There is a gap between students who have and don’t have reliable access to the internet and technology, with over 30% of students lacking adequate internet at home.
This gap in access is known as the digital divide, and it disproportionately affects students who already come from disadvantaged circumstances.
The difficulty of getting all students adequate internet and technology access is not a new challenge but in the wake of the pandemic the need is greater than ever.
With more and more learning and assignments being completed remotely, students caught in the digital divide are getting left further and further behind.
The students most at-risk for being left behind due to a lack of technology or internet access are those in rural communities, from lower-income families and students of color.
It’s an issue that isn’t going away, and for families hit hard by the pandemic, or inflation, justifying the cost of an internet connection against necessities like groceries can be an especially hard decision.
The need for students to have adequate internet access has become almost an essential resource, as so much of our world and our classrooms is based around digital access.
What Can Schools Do To Help Bridge The Digital Divide?
There is no easy solution for such a complicated issue. Every district is unique and different communities face different challenges.
Schools are only able to do so much as far as creating access and opportunity, but there are a few ways to maximize resources and help narrow the access divide.
Approach Each Class Differently
Every class in every school is going to have a unique make-up of students from a variety of backgrounds.
Knowing the challenges and barriers of each class at the start of each year could help shape the curriculum and bridge the digital divide as much as possible.
Determining how many students have a lack of technology and internet access outside of school could help shape the type of lessons and assignments for each class.
At the moment, the most common assumption is the majority of students have adequate internet access at home. This is one of the main reasons that disadvantaged students have been getting left behind.
If schools develop lesson plans on the assumption that there will be students in every class without access to the internet, it could help close the digital gap without adding a lot of costs to budgets that are already stretched.
Shaping lesson plans that consider the lack of access for some students can help create opportunities for students that are already disadvantaged.
This is not to drive technology from the classroom and assignments, but to implement solutions such as extending deadlines or incorporating open lab times to help bridge the digital divide in schools.
Digital Literacy Programs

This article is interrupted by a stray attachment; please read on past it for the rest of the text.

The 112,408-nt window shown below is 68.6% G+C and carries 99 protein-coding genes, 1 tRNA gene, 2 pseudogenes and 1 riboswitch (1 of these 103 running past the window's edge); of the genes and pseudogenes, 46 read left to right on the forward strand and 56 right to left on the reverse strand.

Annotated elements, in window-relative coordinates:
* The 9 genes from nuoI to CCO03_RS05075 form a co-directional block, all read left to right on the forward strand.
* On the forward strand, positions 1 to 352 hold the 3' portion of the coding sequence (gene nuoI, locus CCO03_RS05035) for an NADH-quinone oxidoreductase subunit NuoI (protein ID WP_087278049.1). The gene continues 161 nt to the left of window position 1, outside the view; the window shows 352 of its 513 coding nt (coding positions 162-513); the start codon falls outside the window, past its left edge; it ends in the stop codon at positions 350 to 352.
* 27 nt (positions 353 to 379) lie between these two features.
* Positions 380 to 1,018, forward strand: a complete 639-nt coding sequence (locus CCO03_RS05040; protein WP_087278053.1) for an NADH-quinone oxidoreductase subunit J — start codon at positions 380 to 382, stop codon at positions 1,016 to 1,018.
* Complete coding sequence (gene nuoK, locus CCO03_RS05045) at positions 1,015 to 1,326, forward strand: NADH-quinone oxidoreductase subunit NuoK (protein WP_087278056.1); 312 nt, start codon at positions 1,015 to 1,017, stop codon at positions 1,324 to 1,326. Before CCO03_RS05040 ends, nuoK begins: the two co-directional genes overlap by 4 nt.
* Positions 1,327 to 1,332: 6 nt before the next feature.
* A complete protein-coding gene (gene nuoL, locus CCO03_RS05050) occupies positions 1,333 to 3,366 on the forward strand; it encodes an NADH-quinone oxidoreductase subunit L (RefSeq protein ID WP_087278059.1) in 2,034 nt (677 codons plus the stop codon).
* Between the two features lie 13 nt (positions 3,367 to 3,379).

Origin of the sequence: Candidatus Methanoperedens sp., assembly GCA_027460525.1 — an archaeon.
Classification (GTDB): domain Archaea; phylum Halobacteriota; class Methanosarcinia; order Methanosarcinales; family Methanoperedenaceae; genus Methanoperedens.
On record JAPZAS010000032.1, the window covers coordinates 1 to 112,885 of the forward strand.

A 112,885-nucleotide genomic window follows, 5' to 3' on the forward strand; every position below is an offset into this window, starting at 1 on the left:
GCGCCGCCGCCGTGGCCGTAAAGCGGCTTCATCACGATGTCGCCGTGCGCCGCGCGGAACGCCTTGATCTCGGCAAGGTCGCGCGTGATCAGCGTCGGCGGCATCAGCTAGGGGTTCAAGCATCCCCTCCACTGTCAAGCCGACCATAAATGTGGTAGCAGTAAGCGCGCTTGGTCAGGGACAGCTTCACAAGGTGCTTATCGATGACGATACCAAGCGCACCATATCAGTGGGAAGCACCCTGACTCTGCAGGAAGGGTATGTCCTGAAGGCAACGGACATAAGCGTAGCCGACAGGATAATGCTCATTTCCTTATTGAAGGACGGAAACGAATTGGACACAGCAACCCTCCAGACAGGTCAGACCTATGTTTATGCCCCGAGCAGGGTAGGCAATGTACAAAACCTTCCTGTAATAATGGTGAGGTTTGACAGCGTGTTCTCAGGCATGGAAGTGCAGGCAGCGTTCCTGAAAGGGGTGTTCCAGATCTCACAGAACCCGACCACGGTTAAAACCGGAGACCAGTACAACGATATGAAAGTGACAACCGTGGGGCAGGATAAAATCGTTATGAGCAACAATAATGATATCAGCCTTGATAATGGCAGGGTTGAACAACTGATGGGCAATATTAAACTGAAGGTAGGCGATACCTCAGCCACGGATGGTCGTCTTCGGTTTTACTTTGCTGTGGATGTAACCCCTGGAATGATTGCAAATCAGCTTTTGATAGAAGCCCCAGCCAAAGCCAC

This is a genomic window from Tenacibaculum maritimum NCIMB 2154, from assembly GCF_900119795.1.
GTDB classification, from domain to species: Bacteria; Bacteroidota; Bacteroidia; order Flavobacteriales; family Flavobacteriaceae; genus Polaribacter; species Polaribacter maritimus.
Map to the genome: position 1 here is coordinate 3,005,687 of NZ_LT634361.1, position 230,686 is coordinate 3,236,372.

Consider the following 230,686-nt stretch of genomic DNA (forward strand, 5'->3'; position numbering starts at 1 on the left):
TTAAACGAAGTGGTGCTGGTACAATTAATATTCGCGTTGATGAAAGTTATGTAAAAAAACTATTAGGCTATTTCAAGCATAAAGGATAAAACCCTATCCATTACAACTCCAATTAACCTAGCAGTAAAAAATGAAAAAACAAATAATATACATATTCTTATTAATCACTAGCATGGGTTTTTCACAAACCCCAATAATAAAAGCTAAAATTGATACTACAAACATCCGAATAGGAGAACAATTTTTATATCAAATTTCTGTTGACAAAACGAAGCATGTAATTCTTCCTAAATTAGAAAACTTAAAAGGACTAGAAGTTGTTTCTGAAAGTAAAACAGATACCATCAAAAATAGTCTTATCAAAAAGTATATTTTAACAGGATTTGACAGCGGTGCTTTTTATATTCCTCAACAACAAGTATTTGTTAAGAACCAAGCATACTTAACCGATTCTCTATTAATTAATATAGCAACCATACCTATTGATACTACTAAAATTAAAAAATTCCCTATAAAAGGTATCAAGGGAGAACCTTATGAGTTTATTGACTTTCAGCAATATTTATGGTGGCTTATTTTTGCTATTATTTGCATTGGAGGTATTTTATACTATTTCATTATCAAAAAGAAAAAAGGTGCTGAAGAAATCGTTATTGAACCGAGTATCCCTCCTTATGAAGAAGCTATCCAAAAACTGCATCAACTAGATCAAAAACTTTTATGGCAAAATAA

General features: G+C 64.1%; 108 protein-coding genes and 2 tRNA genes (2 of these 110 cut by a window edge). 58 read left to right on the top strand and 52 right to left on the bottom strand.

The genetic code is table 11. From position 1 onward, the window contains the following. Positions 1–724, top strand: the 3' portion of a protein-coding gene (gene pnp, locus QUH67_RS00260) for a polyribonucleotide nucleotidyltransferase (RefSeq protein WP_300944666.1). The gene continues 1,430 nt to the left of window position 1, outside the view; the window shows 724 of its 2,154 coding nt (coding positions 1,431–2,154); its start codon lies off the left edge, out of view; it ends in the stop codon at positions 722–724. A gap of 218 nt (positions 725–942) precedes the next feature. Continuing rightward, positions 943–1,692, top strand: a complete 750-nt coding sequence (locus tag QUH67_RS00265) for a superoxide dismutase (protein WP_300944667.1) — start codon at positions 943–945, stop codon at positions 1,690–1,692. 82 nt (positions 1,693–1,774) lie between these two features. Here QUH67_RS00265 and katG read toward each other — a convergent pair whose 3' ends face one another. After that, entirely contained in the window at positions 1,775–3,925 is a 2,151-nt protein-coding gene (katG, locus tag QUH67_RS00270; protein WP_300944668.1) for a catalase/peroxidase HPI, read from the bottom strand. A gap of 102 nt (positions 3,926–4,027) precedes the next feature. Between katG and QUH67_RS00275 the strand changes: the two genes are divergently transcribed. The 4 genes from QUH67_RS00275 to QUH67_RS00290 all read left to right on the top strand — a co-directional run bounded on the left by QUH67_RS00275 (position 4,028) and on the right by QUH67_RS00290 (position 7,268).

An important aspect of the digital divide to consider is not just the lack of internet access, but the difference in digital skills between students with and without adequate technology and internet access.
Students who don’t have enough access to the internet and technology usually have lower digital literacy than their peers.
The students who are caught on the wrong side of the digital divide can fall behind not just from lack of access, but also from not being able to use the internet and technology as skillfully as their classmates.
Incorporating digital literacy training into the curriculum could be an important step to helping prevent those with limited digital access from falling behind.
Providing extra lab time, or devices to take home for assignments is only one part of a complex issue.
A laptop in the hands of a student who does not fully know how to use it only addresses the access, but not the training required to use it correctly.
Students who come from families with sufficient technology access can usually rely on family members to teach them skills we might take for granted like email, web browsing and word processing.
Students who come from disadvantaged families might not have anyone at home to turn to who can help them with using a device or program or navigating the internet.
Integrating programs that address the gap in digital literacy can ensure that every student can have the tools needed to properly use the internet and technology.
Internet Access Opportunities
There is no way to bring internet access to the homes of every student, but there are ways to give more opportunities for internet access to each student.
Currently, the average student spends over 150 hours commuting on the school bus every year.
School districts that have wi-fi systems installed on their school buses give students the opportunity to use those hours for accessing research material and completing assignments.
Gatekeeper’s School Bus Mobile Wi-Fi System is one of the best available, as it provides safe, secure internet access to students and it can operate while the bus is in motion, and when it’s parked.
This means that buses with Gatekeeper’s School Bus Mobile Wi-Fi System can be strategically used as hotspots as a way to bring internet access to entire under-served communities.
By turning school buses into mobile wi-fi hotspots, it creates opportunities for bringing internet access to students in their day when they might otherwise not have any.
There’s no one way to tackle such a complex issue as the digital divide. But, crafting lesson plans that address the lack of equal digital access, teaching digital literacy and providing opportunities for internet access can be important bridges for disadvantaged students.
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